He called his friend, Earl Walker, who owned a helicopter but was fog-bound in Petersburg. When Bickar told him what he planned to do, Walker was enthusiastic and promised to get to Sitka just as  soon as weather conditions permitted. Whilst waiting, Bickar made two rope slings about 150-feet long, each capable of holding around fifty tyres. He also enlisted the help of two accomplices, Larry Nelson and Ken Stedman, and when Walker finally arrived, they loaded the chopper with their equipment and flew off to the crater.

When they got there, they dropped seventy tyres and some smoke bombs into the crater, set them alight and spray-painted in letters 50-feet high “April Fool” in the surrounding snow. Not wanting to create a major panic, Bickar had forewarned the local Police authorities and the Federal Aviation Authority of his intended jape. When Walker contacted the FAA for permission to return to Sitka, the controller is reported to have said, “I’ll bring you in as low and inconspicuously as possible…and, by the way, the son of a gun looks fantastic”.      

But Bickar had neglected to contact the Coast Guard, who seeing the plumes of smoke coming from the top of the supposedly dormant volcano, contacted the Admiral stationed at Juneau, who thought they had better send a helicopter to investigate. As the pilot neared the volcano who could see the source of the smoke, not volcanic ash but a heap of burning tyres and then, of course, the message confirming that it was all a hoax.

When news reached Sitka that the plume was a hoax, the locals, initially relieved, saw the funny side and admired Bickar’s chutzpah. Even the Coast Guard saw the funny side and when he met the Admiral at the Fourth of July parade later that year, Bickar was told that he thought it was a classic. And news of the prank spread like wildfire, picked up initially by the Associated Press and accounts appearing in newspapers around the world. Alaskan Airlines ran an advertising campaign highlighting the spirit of the locals and their sense of fun. Bickar’s hoax was featured and the brief account ended with him saying, “I dare you to top that April Fool’s joke”.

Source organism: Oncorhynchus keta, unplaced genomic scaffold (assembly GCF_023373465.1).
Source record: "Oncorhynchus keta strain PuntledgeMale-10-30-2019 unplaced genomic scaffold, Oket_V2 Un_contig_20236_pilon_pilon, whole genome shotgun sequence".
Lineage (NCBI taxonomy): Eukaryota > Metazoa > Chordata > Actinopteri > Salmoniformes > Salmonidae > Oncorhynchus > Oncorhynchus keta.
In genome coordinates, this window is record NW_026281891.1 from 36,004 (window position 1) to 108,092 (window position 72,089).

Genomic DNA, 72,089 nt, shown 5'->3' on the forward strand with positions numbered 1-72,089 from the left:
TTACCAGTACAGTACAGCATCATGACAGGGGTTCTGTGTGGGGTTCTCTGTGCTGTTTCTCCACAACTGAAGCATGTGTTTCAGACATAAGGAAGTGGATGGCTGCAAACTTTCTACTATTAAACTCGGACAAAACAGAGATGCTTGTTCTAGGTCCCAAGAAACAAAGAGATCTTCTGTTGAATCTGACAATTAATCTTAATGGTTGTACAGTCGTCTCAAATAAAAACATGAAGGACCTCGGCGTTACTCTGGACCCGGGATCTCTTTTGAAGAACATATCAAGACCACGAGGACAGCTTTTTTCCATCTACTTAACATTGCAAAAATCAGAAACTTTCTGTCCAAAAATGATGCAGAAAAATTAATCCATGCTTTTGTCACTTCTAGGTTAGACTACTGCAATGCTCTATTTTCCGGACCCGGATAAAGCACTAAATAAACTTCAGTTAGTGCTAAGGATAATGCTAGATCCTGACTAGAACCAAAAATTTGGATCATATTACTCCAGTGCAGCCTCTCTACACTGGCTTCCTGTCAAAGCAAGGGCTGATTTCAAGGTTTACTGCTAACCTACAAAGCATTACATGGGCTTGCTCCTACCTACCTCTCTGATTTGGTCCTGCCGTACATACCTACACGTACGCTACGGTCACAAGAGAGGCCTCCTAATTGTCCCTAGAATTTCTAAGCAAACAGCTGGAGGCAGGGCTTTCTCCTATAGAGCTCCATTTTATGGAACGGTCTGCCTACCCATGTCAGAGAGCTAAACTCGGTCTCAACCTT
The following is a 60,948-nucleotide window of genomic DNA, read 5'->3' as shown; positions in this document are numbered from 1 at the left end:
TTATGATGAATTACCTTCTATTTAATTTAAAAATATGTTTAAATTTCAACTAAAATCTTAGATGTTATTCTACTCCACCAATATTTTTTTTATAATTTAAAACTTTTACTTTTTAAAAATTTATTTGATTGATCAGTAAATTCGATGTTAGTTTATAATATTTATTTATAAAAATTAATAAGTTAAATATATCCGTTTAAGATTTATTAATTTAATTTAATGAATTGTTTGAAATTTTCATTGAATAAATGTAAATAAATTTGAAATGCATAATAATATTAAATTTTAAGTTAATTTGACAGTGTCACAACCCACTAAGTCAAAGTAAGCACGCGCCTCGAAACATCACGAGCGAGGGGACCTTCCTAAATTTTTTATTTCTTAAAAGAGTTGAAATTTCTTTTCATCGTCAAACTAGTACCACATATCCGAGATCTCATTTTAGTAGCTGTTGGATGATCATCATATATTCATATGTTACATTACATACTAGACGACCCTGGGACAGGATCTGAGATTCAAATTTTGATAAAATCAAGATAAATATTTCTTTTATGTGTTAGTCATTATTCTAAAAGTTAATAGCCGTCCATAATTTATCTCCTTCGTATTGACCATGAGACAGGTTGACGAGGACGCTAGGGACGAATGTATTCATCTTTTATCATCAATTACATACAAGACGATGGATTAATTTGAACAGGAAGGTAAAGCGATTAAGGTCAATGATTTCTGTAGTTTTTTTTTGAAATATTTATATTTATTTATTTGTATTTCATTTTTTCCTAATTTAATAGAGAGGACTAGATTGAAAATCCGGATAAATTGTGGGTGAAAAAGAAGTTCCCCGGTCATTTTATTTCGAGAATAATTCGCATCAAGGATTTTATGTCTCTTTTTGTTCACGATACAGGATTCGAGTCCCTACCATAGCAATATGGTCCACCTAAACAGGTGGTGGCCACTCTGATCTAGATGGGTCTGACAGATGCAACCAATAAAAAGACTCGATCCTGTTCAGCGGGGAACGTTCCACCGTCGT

The volcano is still dormant.

There was one amusing postscript. When, in 1980, Alaska’s Mt. St Helens erupted, Bickar received a clipping from the Denver Post of the volcano and a letter from a lawyer which read, “This time, you little bastard, you’ve gone too far”.

If you enjoyed this, check out Fifty Scams and Hoaxes by Martin Fone


Whoopee Cushion Of The Week

Snooker came into its own as a televised sport with the advent of colour transmission. The changeover was gradual and not without its difficulties, prompting Ted Lowe’s infamous gaffe, “for those of you are watching in black and white, the pink is next to the green”. For some reason, it’s not my cup of tea, its premier events still hog the broadcasting schedules.

Proceedings were brightened up during the fifth frame of the Masters Snooker Final at Alexandra Palace last Sunday when both Ali Carter and Stuart Bingham were distracted by a noise when they were addressing the ball. The referee, Brendan Moore, stopped play and ordered a search of the arena.

While the search went on, the farting noise continued. Eventually the source of the noise was uncovered, an electronic whoopee cushion under a seat but activated remotely. It was removed, to the amusement of the crowd. According to tournament director Mike Ganley, they had had a similar incident earlier in the week and were on the look out for similar devices. Not hard enough, by the sound of it.

Oblivious to the irony of his statement, he went on to say, “It has been a magnificent week at Alexandra Palace and players and spectators alike have enjoyed the atmosphere and great new facilities, so we want to avoid any repeat”.

Surely that is what whoopee cushions do?